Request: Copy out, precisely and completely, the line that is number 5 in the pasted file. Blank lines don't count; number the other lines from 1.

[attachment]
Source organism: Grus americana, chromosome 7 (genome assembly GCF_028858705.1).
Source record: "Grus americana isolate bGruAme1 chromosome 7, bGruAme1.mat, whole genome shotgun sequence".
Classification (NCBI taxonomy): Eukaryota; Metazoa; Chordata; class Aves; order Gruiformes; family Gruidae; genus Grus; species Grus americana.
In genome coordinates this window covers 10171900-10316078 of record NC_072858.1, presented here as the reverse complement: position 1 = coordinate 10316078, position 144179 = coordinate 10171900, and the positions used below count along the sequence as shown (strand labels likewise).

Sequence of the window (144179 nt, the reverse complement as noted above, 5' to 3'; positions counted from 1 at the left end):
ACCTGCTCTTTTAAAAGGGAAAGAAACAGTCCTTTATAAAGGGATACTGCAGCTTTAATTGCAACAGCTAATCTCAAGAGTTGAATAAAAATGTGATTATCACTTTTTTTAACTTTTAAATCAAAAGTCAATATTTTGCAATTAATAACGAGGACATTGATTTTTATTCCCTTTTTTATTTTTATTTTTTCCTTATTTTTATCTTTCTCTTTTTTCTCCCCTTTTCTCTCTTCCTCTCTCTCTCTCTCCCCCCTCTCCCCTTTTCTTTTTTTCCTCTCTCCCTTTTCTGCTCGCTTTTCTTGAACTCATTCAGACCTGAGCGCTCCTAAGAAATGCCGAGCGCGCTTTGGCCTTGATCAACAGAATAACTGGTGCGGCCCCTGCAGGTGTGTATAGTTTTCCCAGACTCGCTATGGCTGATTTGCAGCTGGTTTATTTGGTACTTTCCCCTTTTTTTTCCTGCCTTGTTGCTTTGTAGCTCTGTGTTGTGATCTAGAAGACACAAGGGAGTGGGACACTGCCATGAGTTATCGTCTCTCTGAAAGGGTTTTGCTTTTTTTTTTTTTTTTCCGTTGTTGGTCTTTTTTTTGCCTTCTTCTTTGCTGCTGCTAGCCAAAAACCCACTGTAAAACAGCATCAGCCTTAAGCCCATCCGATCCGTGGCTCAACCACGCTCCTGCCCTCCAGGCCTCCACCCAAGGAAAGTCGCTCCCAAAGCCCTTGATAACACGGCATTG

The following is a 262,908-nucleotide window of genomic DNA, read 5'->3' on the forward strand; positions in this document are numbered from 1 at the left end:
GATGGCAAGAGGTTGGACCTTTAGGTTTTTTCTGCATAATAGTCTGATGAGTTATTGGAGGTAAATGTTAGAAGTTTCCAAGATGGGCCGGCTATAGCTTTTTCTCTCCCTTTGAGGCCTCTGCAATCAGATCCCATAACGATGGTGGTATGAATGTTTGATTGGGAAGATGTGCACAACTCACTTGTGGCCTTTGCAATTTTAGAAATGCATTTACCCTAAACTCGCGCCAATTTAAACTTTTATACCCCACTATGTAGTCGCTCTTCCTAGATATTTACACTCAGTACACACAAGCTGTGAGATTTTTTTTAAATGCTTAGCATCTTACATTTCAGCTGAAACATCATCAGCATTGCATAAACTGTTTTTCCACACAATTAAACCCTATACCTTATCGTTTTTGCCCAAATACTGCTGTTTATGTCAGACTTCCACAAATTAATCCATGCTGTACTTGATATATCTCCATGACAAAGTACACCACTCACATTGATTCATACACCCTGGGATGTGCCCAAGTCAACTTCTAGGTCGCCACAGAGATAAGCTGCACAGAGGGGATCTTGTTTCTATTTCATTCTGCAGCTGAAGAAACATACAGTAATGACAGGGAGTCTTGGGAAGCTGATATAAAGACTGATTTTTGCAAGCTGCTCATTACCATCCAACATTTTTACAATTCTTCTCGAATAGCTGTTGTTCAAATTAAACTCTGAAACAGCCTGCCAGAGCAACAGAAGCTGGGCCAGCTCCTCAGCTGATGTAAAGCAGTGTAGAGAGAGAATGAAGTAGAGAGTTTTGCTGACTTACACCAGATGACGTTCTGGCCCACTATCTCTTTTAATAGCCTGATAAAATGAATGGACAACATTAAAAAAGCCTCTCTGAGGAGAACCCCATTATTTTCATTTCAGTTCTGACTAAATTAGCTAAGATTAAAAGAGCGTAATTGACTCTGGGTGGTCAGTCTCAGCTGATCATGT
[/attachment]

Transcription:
Sequence of the window (144179 nt, the reverse complement as noted above, 5' to 3'; positions counted from 1 at the left end):